Originally published on Wed May 1, 2013 11:04 am
Teachers might not have to wait another year for a raise after all.
Leaders in the Florida Legislature are working on a fix to the education budget that provides $480 million in raises for teachers and other school personnel.
But according to the budget, that money won’t be in paychecks until June 2014.
Lawmakers say a technical fix should get teachers their raises before next year.
Originally published on Mon April 29, 2013 9:52 am
Lawmakers and Gov. Rick Scott reached a compromise on $480 million in raises for teachers and other school workers.
The raises are part of a $74 billion spending plan for the fiscal year beginning July 1.
Districts will have flexibility in how the money is awarded based on local collective bargaining agreements.
I was born in Nashville and spent the first four years of my life in Tuskegee, Ala.
My father, Dr. John O. Brown Sr., moved to Miami in 1955 to begin his practice in ophthalmology. To this day, I'm glad he did.
We had neighbors who were white and black. Our next-door neighbor was an older white lady who inspired my mother's love for growing orchids and my brother's passion for collecting butterflies.
I attended schools -- Jackson's Toddle Inn and Floral Heights -- that were all black. I remember those as happy years.
Originally published on Fri April 26, 2013 2:03 pm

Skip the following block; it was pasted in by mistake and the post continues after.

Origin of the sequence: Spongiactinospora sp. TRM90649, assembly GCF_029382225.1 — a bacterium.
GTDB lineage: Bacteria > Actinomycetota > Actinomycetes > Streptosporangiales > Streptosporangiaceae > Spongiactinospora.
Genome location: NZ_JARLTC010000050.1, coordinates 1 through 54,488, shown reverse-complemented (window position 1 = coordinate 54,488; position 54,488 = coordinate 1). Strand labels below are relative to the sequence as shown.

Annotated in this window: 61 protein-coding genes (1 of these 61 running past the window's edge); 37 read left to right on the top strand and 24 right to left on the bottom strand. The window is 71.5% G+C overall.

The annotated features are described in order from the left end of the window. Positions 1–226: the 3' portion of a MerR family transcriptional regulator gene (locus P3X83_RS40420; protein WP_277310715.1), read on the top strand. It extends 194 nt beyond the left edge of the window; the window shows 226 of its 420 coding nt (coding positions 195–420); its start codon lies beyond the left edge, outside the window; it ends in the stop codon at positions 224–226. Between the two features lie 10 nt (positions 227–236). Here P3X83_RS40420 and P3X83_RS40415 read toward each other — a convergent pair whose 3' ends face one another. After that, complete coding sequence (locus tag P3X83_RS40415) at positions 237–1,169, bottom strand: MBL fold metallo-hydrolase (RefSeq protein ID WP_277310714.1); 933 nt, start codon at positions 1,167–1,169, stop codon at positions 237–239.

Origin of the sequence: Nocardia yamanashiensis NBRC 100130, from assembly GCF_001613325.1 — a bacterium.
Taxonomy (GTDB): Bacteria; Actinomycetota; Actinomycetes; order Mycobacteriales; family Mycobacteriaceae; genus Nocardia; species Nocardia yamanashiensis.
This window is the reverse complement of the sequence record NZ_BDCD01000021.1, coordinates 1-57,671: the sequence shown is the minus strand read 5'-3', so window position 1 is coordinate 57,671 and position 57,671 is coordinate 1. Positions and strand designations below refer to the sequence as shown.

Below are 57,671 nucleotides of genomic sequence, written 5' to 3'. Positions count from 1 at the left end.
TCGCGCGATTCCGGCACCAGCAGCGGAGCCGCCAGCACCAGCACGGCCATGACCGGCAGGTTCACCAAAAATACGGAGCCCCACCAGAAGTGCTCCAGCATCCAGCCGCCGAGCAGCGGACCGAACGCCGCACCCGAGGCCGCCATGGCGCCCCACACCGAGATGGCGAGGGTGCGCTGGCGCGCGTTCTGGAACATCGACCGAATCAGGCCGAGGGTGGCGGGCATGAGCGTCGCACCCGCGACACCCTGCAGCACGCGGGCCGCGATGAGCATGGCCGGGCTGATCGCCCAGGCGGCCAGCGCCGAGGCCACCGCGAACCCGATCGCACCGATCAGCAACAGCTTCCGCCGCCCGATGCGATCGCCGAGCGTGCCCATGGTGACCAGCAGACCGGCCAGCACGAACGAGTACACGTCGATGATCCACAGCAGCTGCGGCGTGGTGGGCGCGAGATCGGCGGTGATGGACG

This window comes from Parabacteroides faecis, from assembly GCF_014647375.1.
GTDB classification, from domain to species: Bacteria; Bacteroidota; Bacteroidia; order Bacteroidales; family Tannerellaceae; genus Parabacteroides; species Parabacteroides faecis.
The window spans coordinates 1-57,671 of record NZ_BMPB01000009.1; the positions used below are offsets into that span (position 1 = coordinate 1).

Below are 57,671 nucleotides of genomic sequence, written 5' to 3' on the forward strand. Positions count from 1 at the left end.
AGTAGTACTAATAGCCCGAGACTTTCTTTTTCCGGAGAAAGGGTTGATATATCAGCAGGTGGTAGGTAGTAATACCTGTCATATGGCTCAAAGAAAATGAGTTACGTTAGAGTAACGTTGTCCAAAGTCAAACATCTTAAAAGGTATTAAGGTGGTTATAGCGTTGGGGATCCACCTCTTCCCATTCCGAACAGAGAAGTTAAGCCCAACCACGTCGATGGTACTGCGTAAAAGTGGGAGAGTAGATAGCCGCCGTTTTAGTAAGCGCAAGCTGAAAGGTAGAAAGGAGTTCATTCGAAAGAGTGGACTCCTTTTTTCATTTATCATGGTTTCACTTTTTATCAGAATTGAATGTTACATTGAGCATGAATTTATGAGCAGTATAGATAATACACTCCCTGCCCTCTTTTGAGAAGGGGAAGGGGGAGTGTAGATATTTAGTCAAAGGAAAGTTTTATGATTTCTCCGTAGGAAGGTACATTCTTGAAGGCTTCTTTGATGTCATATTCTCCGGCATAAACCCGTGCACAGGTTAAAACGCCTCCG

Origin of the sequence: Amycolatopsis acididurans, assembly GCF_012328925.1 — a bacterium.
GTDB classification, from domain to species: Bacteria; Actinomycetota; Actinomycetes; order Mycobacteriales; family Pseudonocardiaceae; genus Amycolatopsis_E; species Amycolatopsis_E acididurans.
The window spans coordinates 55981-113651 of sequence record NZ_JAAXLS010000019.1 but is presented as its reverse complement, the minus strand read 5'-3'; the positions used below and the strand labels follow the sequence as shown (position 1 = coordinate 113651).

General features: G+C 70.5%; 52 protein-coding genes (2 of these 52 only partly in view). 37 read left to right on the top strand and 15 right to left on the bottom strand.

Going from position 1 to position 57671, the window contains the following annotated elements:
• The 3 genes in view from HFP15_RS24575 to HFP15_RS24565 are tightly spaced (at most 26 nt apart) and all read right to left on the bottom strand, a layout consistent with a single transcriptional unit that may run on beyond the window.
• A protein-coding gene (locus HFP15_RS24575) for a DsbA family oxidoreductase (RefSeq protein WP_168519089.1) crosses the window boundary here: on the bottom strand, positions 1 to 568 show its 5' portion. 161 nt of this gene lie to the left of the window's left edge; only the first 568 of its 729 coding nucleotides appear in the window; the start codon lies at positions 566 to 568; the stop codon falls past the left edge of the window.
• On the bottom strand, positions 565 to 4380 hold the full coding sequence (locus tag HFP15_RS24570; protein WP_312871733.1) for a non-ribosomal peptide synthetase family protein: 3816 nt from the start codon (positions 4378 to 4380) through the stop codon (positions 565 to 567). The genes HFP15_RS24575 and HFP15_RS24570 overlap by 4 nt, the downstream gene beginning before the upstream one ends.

A professor at Teacher’s College, Columbia University has set up a website to allow New York students, parents and educators to post comments about the new state English language arts test.
The tests are now tied to Common Core education standards adopted by 45 states — including Florida. New York students have been taking the exams for the first over the last few weeks.
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Legislation on health care, ethics, elections and education dominate the final days of the current session in Tallahassee.
Before Miami-Dade voters have their say on stadium improvements, will the state clear the way for the Miami Dolphins to receive tax rebates?
Originally published on Tue April 23, 2013 10:52 pm
An inquiry by the Florida Department of Education’s Inspector General found that online educator K12 Inc. employed three teachers in Florida who lacked proper certification to teach some subjects, according to a draft report.
Virginia-based K12 is the nation’s largest operator of online schools. K12 operates in 43 Florida school districts, including in Miami-Dade, Broward, Hillsborough, Orange and Duval counties.
Originally published on Wed July 16, 2014 12:44 pm
oscarandtara / Flickr
Originally published on Wed April 17, 2013 1:34 pm
Florida is working toward full implementation of Common Core State Standards by the 2014-15 school year.
The standards set benchmarks for each grade level. And instead of learning a little bit about a lot of things, students will be expected to absorb a lot of information about fewer subjects.
Education Commissioner Tony Bennett says Florida’s transition to Common Core is on schedule.